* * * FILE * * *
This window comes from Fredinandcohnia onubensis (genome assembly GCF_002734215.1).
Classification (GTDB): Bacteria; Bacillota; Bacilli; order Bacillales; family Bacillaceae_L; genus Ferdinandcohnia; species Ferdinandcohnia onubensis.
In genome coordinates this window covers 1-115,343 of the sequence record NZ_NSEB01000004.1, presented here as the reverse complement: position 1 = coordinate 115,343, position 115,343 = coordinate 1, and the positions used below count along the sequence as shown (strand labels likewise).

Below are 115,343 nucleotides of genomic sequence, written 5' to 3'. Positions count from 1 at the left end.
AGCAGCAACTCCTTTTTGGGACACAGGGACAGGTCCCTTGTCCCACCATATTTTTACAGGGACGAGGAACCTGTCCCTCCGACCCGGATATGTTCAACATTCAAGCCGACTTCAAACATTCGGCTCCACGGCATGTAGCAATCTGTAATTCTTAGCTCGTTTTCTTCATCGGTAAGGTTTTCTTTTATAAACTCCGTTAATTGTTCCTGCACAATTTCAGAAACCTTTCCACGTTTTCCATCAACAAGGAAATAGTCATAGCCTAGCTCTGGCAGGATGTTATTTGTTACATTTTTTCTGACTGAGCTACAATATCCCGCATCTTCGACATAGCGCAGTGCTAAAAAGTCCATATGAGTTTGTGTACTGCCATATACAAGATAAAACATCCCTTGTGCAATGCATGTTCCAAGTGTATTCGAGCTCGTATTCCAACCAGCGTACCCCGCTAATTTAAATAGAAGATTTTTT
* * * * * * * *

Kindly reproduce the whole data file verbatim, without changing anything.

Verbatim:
This window comes from Fredinandcohnia onubensis (genome assembly GCF_002734215.1).
Classification (GTDB): Bacteria; Bacillota; Bacilli; order Bacillales; family Bacillaceae_L; genus Ferdinandcohnia; species Ferdinandcohnia onubensis.
In genome coordinates this window covers 1-115,343 of the sequence record NZ_NSEB01000004.1, presented here as the reverse complement: position 1 = coordinate 115,343, position 115,343 = coordinate 1, and the positions used below count along the sequence as shown (strand labels likewise).

Below are 115,343 nucleotides of genomic sequence, written 5' to 3'. Positions count from 1 at the left end.
AGCAGCAACTCCTTTTTGGGACACAGGGACAGGTCCCTTGTCCCACCATATTTTTACAGGGACGAGGAACCTGTCCCTCCGACCCGGATATGTTCAACATTCAAGCCGACTTCAAACATTCGGCTCCACGGCATGTAGCAATCTGTAATTCTTAGCTCGTTTTCTTCATCGGTAAGGTTTTCTTTTATAAACTCCGTTAATTGTTCCTGCACAATTTCAGAAACCTTTCCACGTTTTCCATCAACAAGGAAATAGTCATAGCCTAGCTCTGGCAGGATGTTATTTGTTACATTTTTTCTGACTGAGCTACAATATCCCGCATCTTCGACATAGCGCAGTGCTAAAAAGTCCATATGAGTTTGTGTACTGCCATATACAAGATAAAACATCCCTTGTGCAATGCATGTTCCAAGTGTATTCGAGCTCGTATTCCAACCAGCGTACCCCGCTAATTTAAATAGAAGATTTTTT